November 10, 2020

Tools for a successful virtual learning experience

2020: The year dining rooms had a renaissance. Parents all over the world transformed a space into classrooms to help their children receive a virtual education due to the COVID-19 pandemic. Feeling overwhelmed or in need of inspiration? Learn from sisters who are veteran homeschoolers.

By Nicole Springer Gilleland, Zeta Rho-Ohio. She is in her 6th year of homeschooling her three children ages 10, 7 and 4.

  

I say that “most days we survive, but many more days we thrive.” It’s those thriving days that keep me going. Overnight my lifestyle has become the normal for so many families whether they were ready or not. Here are some words I want to put in your heart. Education, like parenthood, is an adventure, so try to see the best in each day, even the awful days full of screaming and flying pencils. School can happen anywhere, and learning does not have to happen in a building down the road between 9 a.m. – 3 p.m. In fact, you may find the best learning happens on a drive to the grocery store as you discuss the weather; which leads to teaching about types of clouds; which leads to talking about atmosphere and airplanes, and before you know it you have stopped by the library to grab a book about the Wright brothers.

 

Tangents happen and they are beautiful and something you can’t always find in a traditional learning environment.

Don’t be afraid to take schoolwork outside in the grass or to just meet your kid wherever they are that day. Some days are hard and emotional so for your sanity and your child’s mental health you may need adjust your expectations for that hour. There is no “behind” when it comes to education, there is only learning and most importantly, learning HOW to learn.

 

Another great lesson I have learned in my journey is do not underestimate the importance of reading aloud a good book to your kids of any age (yes even those who can read or even drive on their own). It can really be a magical way to calm kids, enhance vocabulary, and just go on an adventure from your couch.

 

Finally, at the end of the day when you look at the stacks of worksheets that may or may not have been completed, also look around at what else was accomplished—Did they build with Legos? Bake cookies? Watch a knitting video on YouTube and craft along? Maybe they visited an elderly neighbor and brought in their trash cans. Every action with a purpose can be educational and you can’t make a worksheet for that.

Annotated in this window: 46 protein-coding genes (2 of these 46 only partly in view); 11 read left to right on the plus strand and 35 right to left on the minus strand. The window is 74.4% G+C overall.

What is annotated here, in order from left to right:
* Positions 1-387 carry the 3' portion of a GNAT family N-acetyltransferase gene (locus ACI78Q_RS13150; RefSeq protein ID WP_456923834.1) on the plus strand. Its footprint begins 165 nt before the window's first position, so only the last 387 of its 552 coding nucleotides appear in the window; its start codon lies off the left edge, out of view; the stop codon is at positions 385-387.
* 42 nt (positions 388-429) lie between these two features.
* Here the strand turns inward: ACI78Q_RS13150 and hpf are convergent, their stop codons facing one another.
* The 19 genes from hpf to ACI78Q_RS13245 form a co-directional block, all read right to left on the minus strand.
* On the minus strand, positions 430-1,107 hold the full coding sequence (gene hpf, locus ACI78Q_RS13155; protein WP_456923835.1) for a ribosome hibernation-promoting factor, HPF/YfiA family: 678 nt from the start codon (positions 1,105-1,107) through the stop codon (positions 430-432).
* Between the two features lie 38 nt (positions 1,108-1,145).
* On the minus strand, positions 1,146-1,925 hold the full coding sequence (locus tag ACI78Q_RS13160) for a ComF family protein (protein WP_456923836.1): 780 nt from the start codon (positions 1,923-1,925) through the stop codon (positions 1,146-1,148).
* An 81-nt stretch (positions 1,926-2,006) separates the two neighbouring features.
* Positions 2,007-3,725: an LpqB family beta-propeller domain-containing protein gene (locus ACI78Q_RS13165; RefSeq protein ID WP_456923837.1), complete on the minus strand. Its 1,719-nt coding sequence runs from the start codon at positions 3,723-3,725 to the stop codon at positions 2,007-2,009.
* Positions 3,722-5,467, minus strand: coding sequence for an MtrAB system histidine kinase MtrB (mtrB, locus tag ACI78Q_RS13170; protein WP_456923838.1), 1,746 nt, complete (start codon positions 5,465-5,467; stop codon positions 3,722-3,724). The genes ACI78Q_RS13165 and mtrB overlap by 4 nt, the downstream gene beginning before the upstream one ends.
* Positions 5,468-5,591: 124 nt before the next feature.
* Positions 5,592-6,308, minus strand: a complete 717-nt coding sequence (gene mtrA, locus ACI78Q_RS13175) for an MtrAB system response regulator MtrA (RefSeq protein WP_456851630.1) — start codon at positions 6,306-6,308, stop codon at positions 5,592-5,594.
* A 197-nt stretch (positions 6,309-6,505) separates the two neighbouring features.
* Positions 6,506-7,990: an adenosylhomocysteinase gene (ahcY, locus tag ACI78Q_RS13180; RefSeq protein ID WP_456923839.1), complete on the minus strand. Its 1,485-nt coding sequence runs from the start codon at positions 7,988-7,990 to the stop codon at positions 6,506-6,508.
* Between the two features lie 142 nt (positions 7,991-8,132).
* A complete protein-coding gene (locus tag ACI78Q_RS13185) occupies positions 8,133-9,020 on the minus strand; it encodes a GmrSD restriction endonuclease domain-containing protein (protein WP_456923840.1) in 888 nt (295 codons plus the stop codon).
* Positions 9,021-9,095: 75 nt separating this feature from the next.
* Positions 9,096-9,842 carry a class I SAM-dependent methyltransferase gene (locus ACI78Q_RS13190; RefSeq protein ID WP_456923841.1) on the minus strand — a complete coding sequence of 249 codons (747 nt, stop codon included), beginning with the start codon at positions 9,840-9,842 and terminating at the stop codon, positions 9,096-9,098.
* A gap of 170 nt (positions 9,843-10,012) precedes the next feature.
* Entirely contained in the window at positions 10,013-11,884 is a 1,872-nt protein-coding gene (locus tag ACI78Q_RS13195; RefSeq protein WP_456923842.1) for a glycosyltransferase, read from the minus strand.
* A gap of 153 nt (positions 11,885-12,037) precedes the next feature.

So, whether you are in this for the long haul and plan to make homeschooling a lifestyle or you’re literally counting the days until you can send them back to their teacher, we are all teachers and have been teaching our kids since the day they were born.

 

 

5 Keys to Homeschooling Success 

Overwhelmed with homeschooling? Let these tips free you up to enjoy the journey.

By Kelly Goza, Delta Pi-Southern Mississippi. Kelly is beginning her 10th year of homeschooling her four boys, ages 14, 12, 8, 7.

 

  

1. Jump in and learn alongside your kids. The biggest concern I hear is, “how do I teach my kids about a subject I know nothing about?” Not a big deal. Learn right alongside your kids and discover new topics and interests together.

 

2. Learning can happen anywhere. You don’t need the perfect schoolroom. Learning can take place at the kitchen table, a hammock or on the way to a field trip.

 

3. Read aloud often. Kids of all ages love being read to and it can redeem any bad day.

 

4. Connect with a local homeschooling community and don’t be afraid to ask for help. Find seasoned homeschool families to help you sift through curriculum, local laws, learning styles and the transition to homeschooling.

 

5. Homeschool does not have to look like a traditional school. Kids can accomplish schoolwork in a fraction of the time it takes at traditional school. Don’t feel boxed in to keeping the same school hours or completing every detail in your curriculum.

 

My goal in homeschooling is to foster a lifelong love of learning, not to cram every fact into their brains.


These stories and more can be found in the Fall 2020 ANCHORA.


  


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